Ms Pung’s writing is impeccable. (more…)

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Black-on-white silhouette of an apparently female figure in a top hat, with the words in white: 2012 Australian Women Writers Challenge (and the url australianwomenwriters.com at the bottom)
We of the Never Never by Jeannie Gunn
My rating: 2 of 5 stars

Blurb from Goodreads

An Australian classic. Depicts the enduring hardships of life in the Australian outback and the battles against sexist and racial prejudices.

My review

One of the things I tried to do for this challenge was to read a number of books I have been meaning to read for some time. We of the Never Never was one such book. Because it is an Australian classic from the early 20th century, I expected to find parts of it confronting, and in that, I was not disappointed.

A quick precis: the book is a memoir of the author’s first year on the Elsey, a station in the Northern Territory, several days’ journey (by the modes of transport then available) from Katherine. She is there because she has just married the Elsey’s manager, referred to in the book as “the Maluka” (this is later explained to be a name given to him by the Aboriginal people they have contact with and is, at least, so the author tells us, untranslateable). She is the only non-Aboriginal woman on the Elsey. She tells the story of her journey from Darwin to the Elsey early in the Wet season, and goes on to narrate other episodes, including staffing difficulties, the completion of the homestead and trips out on the station.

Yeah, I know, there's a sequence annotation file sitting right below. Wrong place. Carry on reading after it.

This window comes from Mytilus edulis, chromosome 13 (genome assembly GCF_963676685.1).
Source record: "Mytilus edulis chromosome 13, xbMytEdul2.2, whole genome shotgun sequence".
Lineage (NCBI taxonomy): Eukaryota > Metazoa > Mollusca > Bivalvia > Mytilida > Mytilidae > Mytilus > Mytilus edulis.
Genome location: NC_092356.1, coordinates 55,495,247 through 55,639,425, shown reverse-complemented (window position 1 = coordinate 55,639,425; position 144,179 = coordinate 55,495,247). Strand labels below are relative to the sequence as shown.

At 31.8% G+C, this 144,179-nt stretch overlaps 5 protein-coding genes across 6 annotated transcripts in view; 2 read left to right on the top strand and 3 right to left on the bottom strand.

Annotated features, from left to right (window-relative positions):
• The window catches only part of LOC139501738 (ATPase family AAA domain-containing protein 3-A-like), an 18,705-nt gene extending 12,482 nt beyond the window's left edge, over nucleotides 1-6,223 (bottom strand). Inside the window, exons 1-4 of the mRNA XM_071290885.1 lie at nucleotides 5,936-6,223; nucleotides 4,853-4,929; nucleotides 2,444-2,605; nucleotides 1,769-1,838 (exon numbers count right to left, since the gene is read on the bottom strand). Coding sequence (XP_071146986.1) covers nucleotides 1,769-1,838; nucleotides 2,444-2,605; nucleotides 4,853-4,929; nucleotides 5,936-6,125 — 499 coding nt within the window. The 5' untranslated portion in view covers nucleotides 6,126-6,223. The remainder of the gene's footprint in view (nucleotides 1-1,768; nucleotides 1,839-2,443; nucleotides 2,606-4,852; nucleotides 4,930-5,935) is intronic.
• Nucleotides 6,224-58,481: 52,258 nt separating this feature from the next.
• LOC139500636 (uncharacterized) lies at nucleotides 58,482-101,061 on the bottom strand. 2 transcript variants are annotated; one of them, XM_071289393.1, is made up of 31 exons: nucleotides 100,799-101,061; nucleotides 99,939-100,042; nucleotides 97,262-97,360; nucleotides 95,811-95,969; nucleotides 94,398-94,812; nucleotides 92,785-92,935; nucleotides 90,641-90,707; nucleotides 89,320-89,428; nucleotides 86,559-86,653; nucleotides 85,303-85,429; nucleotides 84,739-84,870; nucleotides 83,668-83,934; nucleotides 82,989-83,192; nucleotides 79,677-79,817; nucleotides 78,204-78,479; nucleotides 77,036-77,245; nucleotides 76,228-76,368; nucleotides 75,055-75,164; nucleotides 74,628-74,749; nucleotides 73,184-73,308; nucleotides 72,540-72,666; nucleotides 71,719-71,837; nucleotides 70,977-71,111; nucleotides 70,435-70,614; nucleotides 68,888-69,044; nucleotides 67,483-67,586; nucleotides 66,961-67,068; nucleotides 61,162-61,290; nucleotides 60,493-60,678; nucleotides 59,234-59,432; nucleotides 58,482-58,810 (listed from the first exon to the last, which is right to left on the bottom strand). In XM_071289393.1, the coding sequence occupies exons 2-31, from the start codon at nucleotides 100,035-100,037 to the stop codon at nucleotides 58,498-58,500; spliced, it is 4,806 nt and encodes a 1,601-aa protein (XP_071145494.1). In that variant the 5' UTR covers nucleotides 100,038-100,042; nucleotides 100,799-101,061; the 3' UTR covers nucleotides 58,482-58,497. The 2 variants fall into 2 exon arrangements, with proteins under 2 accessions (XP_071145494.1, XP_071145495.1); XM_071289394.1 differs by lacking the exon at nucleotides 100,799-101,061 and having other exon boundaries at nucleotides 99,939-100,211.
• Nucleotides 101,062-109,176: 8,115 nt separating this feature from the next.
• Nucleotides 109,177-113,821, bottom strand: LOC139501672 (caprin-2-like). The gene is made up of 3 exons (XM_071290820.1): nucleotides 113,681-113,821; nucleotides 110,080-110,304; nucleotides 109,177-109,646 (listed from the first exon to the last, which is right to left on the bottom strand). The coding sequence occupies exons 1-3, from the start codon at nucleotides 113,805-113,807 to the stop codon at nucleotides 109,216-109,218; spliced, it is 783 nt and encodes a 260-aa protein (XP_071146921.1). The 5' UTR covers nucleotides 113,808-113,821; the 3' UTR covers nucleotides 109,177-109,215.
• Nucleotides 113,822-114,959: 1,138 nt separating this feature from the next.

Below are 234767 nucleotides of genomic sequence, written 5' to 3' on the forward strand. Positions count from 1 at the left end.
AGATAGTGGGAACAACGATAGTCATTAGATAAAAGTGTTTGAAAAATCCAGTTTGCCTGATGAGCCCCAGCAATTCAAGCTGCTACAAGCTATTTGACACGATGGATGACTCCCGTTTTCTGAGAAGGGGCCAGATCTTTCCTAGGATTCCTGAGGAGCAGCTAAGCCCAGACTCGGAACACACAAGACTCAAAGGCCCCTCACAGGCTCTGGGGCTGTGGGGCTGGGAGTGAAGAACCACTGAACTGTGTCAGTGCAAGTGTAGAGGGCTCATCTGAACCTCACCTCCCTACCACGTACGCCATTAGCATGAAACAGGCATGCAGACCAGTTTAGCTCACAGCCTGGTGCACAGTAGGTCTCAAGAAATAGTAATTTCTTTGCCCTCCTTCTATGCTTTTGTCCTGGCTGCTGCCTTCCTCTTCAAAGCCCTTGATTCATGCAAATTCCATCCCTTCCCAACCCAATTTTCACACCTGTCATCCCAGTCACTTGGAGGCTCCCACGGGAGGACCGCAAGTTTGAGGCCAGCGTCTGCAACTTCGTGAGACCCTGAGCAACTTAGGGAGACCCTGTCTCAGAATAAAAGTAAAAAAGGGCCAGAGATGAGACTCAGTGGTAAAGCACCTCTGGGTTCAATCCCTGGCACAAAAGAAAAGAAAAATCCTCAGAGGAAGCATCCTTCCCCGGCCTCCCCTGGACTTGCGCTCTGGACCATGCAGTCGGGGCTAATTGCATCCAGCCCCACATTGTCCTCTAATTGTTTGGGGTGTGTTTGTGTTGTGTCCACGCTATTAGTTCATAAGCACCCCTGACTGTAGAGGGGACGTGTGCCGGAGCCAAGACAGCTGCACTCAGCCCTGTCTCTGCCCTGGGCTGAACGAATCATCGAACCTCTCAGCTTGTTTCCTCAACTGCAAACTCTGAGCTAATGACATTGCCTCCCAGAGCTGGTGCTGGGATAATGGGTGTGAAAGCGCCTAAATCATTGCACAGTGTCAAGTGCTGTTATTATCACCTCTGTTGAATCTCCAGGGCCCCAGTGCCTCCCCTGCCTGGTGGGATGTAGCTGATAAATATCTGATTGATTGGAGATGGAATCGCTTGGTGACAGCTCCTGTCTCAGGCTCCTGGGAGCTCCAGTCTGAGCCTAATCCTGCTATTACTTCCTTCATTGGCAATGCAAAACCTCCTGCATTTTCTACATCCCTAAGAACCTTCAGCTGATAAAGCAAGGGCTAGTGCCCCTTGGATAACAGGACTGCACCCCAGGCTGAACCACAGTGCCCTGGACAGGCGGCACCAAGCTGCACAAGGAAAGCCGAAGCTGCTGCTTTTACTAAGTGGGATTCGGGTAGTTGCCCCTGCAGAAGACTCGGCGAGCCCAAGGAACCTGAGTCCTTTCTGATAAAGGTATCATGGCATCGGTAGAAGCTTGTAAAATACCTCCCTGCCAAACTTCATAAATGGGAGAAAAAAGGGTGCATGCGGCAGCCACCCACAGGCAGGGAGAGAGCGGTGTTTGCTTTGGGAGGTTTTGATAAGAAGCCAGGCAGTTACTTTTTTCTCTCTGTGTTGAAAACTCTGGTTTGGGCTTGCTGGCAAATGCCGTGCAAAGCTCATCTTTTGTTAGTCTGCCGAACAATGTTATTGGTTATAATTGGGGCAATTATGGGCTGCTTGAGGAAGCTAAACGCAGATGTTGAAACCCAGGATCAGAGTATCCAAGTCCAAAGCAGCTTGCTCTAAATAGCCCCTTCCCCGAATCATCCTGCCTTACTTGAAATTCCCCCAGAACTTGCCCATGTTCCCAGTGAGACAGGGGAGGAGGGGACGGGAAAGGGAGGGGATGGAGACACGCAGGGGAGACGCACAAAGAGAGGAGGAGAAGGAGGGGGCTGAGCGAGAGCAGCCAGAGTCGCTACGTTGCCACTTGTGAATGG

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Black-on-white silhouette of an apparently female figure in a top hat, with the words in white: 2012 Australian Women Writers Challenge (and the url australianwomenwriters.com at the bottom)
Cargo by Jessica Au
My rating: 4 of 5 stars

Blurb from Goodreads (NB: edited for ableist language)

Gillian is fifteen, [disabled] by [an] accident but dreams of swimming across oceans.

Jacob is fourteen and yearns for his brother’s life.

Frankie is fifteen and in love with the new deckhand on her father’s boat.

As the story of these three desires intertwine over the course of one lazy summer in a small coastal town, Cargo is by turns heart-wrenching, beautiful and explosive.